with getArea, and you can see here
that it makes it a static call. And the next thing it does– both of these lines
are underlined– I have no idea if it’s easy to follow what
I’m doing here or not, but… the next thing it does, is these two underlined lines
get replaced so the getShape call
gets inlined. Because if you remember,
getShape was a simple method that simply returned
the shape field, and so why not just make that
a direct field reference and get rid of that method
all together? So we’ve just made it faster because we don’t have
a method call, and we’ve just made
the code smaller because we don’t have to define
that extra function. And every function you define
costs bytes in the download. So we’ve inlined
the field reference, an then we’ve actually
inlined the definition of the getArea function. But if you’ll remember
when we started out, getArea was polymorphic. But because we were able
to de-virtualize, remove the polymorphism, we can actually see
that getArea call is the getArea call
on SmallSquare which it inherits from Square to be side lengths
multiplied by each other. And then recursively,
we make the same change, and we recognize that, okay,
getSideLength actually is on the
SmallSquare class definitely, and it’s not overridden. And it definitely returns
the field… which happens to be 2, and we can propagate
the constant 2 back into the method
and then inline the method. So then it turns into this. And then 2×2–we can do that
math in the compiler. Why not do that at compile time? Why make the JavaScript
interpreter waste time doing that,
so we go ahead and do that. And then it becomes something that we can actually
concatenate the string, ’cause there’s
a well-defined way to transform a number
into a string. Then we’ve got string literal
plus string literal. Why not concatenate that
at compile time as well? And then the last thing is we don’t need this variable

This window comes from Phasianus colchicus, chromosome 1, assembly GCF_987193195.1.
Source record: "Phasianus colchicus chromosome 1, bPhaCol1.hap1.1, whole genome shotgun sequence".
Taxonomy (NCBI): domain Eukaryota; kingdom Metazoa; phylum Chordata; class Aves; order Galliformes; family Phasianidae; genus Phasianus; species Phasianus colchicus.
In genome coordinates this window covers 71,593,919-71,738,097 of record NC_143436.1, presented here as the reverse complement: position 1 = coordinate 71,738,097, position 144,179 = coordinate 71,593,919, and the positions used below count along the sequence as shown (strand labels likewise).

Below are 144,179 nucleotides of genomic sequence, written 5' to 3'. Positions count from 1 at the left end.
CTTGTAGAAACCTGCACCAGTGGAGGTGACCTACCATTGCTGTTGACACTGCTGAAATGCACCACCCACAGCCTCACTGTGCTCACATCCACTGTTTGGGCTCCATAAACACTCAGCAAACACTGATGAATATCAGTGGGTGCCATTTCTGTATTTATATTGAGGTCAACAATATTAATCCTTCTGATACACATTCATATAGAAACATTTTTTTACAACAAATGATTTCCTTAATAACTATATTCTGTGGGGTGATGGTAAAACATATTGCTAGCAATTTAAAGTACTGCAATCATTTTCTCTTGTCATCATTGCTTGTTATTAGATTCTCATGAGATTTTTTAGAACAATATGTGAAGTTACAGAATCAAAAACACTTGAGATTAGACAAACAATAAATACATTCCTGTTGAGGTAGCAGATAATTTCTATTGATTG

Shape anymore because we’ve inlined
everything it did all the way down
into the call site. And so why not just get rid
of that variable all together? And so you’re left with
optimized code. And it really is convenient
for the compiler to do that sort of work
on your behalf so that, as Lars said today
in the keynote, you can think about
your application and be more ambitious
and try to build more, you know, more functionality
that’s useful for the end users instead of having
to fiddle with the specifics
of hand optimizing little bits of JavaScript,
and so on. All right…that’s the stuff we really should have
told you about last year. The stuff we’re gonna tell you
more about this year is code splitting. Okay, so why is
code splitting useful? It’s kind of obvious,
but let’s get really specific. Traditionally, you download
the HTML host page, then you download
a large chunk of JavaScript, and then the code
starts to run. So this yellow area here,
the JS, we really would rather the code start running
before all that’s loaded. But you can’t generally do that unless there’s a sound way
to split the code apart. So what happens
with code splitting is you can break
that JavaScript into chunks. And so the user experience
goes…load the HTML host page, load the startup fragment, which is the left-most
JavaScript that you see here. Then the code
can start running. And because the code splitting
API is designed to be an asynchronous fetch of code, the user can continue using
the application even while the lazily loaded
fragment of code is still being fetched
in the background. because the network, you know,
might take a long time, right? So the application
remains usable even while more code
is loading. I guess that’s kind of obvious,
but the net effect is that you see the sum
of all the green is the amount of time that the user’s able
to use the application. And there’s a significantly
longer amount of time that the application
is active, and it stays active
the whole time. So…ultimately, when you’re
designing big applications, you should try to get used
to the idea of the app never being,
you know, fully loaded. It means that the more
you can think about various pieces of functionality
as being able to be broken off and pulled in on demand, generally,
the better off you’ll be. It’s not always strictly true,
obviously. I mean, some cases, you
definitely want functionality to be immediately available